Copyright ©2011 NPR. For personal, noncommercial use only. See Terms of Use. For other uses, prior permission required.

GUY RAZ, HOST:

All week, we've been telling the story of the Darkhorse Battalion. That's a unit that's taken more casualties in Afghanistan than any other Marine unit. Today, we focus on one Marine corporal who didn't make it home and the wife and child he left behind.

Derek Wyatt was shot and killed by an enemy sniper in December, nearly a year ago. His wife, Kait, gave birth to their son the day after she learned of Derek's death. She was a Marine, too. She understood why her husband had served.

And as NPR's Tom Bowman reports, Kait Wyatt is now trying to understand the meaning of his death.

KAIT WYATT: I automatically knew that Derek had passed away.

TOM BOWMAN, BYLINE: It was last year, the morning of December 6th, Kait was up early, making breakfast. The doorbell rang. Kait opened the door and saw two Marines standing there.

WYATT: I wanted it to be them telling me that he was okay, that he was hurt or something along those lines but I knew.

BOWMAN: Kait was pregnant. She was due to give birth in just a couple of weeks. The Marines began their ritual. Kait began to sob.

WYATT: I kind of heard Derek's voice in the back of my head saying, there's nothing you can do about it now, sweetheart. You just need to be strong and to get through this last little bit of your pregnancy. And so, I dried up my tears and I asked, what do we do now?

BOWMAN: Derek Wyatt had wanted to go to war. This deployment to Afghanistan was his chance.

WYATT: In his letters, he said that he'd been gearing towards this experience in his life since he was a child.

BOWMAN: A child running around with his brothers in Ohio.

WYATT: He remembered going through some of the fields. He used to play war in the woods with his brothers, with sticks.

BOWMAN: While he was in Afghanistan, he called home a few times. But he wouldn't talk about what real war was like.

WYATT: It was mostly talking about my day, because he didn't want to worry me or, you know, get me too upset, and just how much we loved each other, and how much we were looking forward to Michael being in the world.

BOWMAN: Before he had gone to war, Kait had wanted Derek to write a letter to Michael. Derek didn't want to do that because he knew he'd make it home. What Derek did do was to read bedtime stories for Michael. Kait recorded them on her iPod. And so, for hours each day, Kait would press her iPod to her belly, so their unborn baby could hear his father's voice, hear him read the stories.

Today, Kait Wyatt struggles with the meaning of Derek's death. As a former Marine, she understands Derek had to complete the mission.

WYATT: Derek died the way he wanted to. He went out being a hero, fighting for what he believed in and being part of something that he believed in.

BOWMAN: But she wonders if more Marines, reinforcements, might have kept Derek alive. Afghanistan might be a better place. But was it worth it?

WYATT: As a grieving widow, I would say I lost my husband. And knowing that they have a school to go to is great and everything, but on my son's first day of school, his father's not going to be there.

BOWMAN: On the day she learned that her husband died, practically the minute the Marine officers left, Kait made a decision.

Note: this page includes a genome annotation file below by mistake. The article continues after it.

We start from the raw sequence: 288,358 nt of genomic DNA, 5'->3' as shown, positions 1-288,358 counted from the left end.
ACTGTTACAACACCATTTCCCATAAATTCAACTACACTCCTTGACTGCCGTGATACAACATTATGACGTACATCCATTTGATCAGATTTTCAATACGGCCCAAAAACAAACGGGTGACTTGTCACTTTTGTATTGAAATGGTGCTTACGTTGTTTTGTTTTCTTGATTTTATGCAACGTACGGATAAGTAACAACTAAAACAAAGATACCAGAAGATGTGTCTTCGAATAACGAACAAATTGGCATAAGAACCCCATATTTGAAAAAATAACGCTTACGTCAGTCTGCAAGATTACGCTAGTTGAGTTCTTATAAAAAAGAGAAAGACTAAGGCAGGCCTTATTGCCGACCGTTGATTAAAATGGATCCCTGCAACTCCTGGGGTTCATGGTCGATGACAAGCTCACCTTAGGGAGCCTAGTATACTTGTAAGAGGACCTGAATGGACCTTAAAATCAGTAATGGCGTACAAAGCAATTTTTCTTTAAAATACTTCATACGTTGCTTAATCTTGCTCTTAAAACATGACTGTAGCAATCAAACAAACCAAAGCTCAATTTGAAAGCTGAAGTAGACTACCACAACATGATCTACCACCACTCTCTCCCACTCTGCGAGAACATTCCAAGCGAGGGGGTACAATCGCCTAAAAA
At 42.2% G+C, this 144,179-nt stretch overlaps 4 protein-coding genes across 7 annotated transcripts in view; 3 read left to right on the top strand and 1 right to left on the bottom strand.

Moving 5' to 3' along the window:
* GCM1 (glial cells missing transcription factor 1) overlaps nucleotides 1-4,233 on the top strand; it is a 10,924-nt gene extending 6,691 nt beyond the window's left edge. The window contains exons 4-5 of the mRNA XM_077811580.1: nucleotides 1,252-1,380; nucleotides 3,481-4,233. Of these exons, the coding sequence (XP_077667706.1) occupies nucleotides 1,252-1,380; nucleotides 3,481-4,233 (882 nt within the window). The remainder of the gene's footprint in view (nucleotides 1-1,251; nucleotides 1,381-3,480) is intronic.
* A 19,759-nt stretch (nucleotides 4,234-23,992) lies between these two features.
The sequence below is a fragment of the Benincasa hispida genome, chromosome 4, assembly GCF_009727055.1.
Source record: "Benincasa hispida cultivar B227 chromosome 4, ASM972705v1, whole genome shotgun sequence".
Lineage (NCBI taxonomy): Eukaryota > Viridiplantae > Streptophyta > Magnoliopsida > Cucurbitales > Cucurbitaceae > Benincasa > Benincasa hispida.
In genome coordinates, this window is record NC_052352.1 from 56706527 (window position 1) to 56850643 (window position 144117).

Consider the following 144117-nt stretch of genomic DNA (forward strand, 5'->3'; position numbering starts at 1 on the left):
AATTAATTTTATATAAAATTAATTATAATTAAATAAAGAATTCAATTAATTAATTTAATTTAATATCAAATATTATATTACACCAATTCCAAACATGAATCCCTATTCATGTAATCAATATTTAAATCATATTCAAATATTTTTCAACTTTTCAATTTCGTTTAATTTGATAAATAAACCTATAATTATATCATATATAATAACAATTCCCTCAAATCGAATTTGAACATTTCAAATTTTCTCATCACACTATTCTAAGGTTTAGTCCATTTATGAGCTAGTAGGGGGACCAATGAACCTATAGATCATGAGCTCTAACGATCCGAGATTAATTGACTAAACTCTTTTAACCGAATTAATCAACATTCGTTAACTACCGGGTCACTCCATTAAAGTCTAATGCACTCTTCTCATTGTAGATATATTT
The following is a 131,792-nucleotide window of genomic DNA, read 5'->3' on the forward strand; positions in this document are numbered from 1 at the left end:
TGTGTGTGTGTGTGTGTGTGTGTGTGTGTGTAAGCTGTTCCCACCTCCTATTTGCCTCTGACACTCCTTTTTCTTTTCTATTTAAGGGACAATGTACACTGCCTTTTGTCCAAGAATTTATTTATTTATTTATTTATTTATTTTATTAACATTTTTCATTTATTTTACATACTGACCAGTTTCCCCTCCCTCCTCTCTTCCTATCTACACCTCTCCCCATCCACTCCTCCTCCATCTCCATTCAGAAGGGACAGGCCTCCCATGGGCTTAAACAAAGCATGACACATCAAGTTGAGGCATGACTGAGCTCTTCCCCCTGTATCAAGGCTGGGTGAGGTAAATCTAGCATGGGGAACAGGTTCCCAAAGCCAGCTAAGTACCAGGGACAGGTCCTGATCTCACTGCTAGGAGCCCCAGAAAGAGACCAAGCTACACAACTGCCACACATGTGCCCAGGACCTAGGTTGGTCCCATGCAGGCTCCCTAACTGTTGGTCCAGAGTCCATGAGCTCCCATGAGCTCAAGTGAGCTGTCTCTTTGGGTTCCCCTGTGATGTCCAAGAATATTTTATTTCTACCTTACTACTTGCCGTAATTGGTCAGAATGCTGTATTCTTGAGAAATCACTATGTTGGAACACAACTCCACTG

WYATT: My mom and I got into the car and went directly to the Naval hospital on base, where I talked to my OB-GYN and I told her that I wanted to be induced.

BOWMAN: Induced, so she could make it to Derek's funeral at Arlington National Cemetery. So, the day after she learned of her husband's death, Kait gave birth to Michael Wyatt - two weeks early - 7 pounds, 11 ounces.

(SOUNDBITE OF KISSES)

WYATT: A mama mama.

MICHAEL WYATT: Da-da.

WYATT: Da-da, da-da.

(SOUNDBITE OF LAUGHTER)

WYATT: Michael looks extraordinarily like his father. It's almost eerie how much they look alike.

BOWMAN: At the hospital, the day he was born, Michael wouldn't stop crying. So Kate gave the nurses her iPod, the one with Derek reading the bedtime stories. They placed it next to Michael and pushed play.

CPL. DEREK WYATT: (Reading) Out there things can happen and frequently do, to people as brainy and footsy as you. And when things start to happen, don't worry, don't stew, just go right along. You'll start happening, too. Oh, the places you'll go.

WYATT: And as soon as he heard Derek's voice, he stopped crying.

BOWMAN: Tom Bowman, NPR News.

WYATT: (Reading) Just never forget to be dexterous and deft, and never mix up your right foot with your left. And you will succeed. Yes, you will indeed - 98.34 percent, guaranteed.

Kid, you'll move mountains.

(Reading) So be your name Buxbaum or Bixby or Brayor Mordecai Ali Van Allen O'Shea, you're off to Great Places. Today is your day. Your mountain is waiting. So get on your way.

Copyright © 2011 NPR. All rights reserved. No quotes from the materials contained herein may be used in any media without attribution to NPR. This transcript is provided for personal, noncommercial use only, pursuant to our Terms of Use. Any other use requires NPR's prior permission. Visit our permissions page for further information.

NPR transcripts are created on a rush deadline by a contractor for NPR, and accuracy and availability may vary. This text may not be in its final form and may be updated or revised in the future. Please be aware that the authoritative record of NPR's programming is the audio.

Comments

 

Please keep your community civil. All comments must follow the NPR.org Community rules and terms of use, and will be moderated prior to posting. NPR reserves the right to use the comments we receive, in whole or in part, and to use the commenter's name and location, in any medium. See also the Terms of Use, Privacy Policy and Community FAQ.